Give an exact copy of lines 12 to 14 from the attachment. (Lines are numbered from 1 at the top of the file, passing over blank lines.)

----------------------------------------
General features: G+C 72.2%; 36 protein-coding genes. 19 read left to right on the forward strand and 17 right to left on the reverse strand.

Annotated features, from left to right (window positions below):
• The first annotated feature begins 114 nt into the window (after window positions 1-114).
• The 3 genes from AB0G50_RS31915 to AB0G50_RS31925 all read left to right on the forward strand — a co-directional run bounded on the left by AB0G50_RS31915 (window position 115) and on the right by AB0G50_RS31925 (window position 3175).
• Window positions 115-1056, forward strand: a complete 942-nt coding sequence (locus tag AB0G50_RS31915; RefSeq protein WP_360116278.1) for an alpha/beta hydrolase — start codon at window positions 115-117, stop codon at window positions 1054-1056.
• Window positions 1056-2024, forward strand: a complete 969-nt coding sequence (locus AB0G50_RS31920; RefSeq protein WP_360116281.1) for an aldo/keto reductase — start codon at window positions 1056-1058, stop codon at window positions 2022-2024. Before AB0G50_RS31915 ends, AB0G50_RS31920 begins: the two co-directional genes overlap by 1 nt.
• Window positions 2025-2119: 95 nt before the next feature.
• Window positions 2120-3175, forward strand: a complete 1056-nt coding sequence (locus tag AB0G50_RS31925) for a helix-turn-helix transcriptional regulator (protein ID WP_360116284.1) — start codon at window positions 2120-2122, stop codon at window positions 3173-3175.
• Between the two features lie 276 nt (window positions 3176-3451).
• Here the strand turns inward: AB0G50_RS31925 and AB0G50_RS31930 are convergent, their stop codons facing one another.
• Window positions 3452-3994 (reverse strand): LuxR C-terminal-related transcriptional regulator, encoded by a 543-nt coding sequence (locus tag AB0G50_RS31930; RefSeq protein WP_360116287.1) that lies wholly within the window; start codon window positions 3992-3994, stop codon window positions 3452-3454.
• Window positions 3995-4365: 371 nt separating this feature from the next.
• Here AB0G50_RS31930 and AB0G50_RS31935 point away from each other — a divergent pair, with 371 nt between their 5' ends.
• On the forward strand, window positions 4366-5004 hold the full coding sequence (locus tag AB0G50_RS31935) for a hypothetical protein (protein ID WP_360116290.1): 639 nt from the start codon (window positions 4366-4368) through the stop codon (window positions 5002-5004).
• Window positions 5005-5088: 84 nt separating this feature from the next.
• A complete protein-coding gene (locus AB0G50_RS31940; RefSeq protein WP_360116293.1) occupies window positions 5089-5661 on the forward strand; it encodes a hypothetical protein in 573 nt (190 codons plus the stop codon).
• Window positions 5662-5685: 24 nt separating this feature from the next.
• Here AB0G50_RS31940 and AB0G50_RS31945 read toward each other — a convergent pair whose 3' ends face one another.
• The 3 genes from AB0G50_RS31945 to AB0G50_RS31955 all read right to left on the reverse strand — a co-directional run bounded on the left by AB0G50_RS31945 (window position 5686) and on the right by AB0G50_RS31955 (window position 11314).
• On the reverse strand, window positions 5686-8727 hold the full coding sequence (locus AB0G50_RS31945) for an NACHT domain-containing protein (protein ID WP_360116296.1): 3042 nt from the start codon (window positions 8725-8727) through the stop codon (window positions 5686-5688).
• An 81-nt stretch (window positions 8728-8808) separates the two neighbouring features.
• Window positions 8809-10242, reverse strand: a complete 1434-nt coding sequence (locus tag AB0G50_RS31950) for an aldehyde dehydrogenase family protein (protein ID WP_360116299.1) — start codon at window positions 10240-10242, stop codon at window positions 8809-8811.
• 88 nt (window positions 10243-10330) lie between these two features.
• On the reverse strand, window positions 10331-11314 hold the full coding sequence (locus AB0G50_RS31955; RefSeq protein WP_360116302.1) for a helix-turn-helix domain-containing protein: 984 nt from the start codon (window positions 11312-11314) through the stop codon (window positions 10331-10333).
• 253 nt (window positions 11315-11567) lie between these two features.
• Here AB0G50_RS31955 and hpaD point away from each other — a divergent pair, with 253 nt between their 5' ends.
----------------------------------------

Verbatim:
• Window positions 3995-4365: 371 nt separating this feature from the next.
• Here AB0G50_RS31930 and AB0G50_RS31935 point away from each other — a divergent pair, with 371 nt between their 5' ends.
• On the forward strand, window positions 4366-5004 hold the full coding sequence (locus tag AB0G50_RS31935) for a hypothetical protein (protein ID WP_360116290.1): 639 nt from the start codon (window positions 4366-4368) through the stop codon (window positions 5002-5004).